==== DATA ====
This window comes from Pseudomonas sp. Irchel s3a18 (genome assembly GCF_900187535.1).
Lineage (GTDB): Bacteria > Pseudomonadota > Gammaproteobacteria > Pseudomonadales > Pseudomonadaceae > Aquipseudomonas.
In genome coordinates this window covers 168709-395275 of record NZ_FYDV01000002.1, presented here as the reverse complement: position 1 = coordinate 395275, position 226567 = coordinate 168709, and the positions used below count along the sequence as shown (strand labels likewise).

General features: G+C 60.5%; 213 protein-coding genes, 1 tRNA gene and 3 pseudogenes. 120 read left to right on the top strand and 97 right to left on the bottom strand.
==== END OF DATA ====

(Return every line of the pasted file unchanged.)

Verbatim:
This window comes from Pseudomonas sp. Irchel s3a18 (genome assembly GCF_900187535.1).
Lineage (GTDB): Bacteria > Pseudomonadota > Gammaproteobacteria > Pseudomonadales > Pseudomonadaceae > Aquipseudomonas.
In genome coordinates this window covers 168709-395275 of record NZ_FYDV01000002.1, presented here as the reverse complement: position 1 = coordinate 395275, position 226567 = coordinate 168709, and the positions used below count along the sequence as shown (strand labels likewise).

General features: G+C 60.5%; 213 protein-coding genes, 1 tRNA gene and 3 pseudogenes. 120 read left to right on the top strand and 97 right to left on the bottom strand.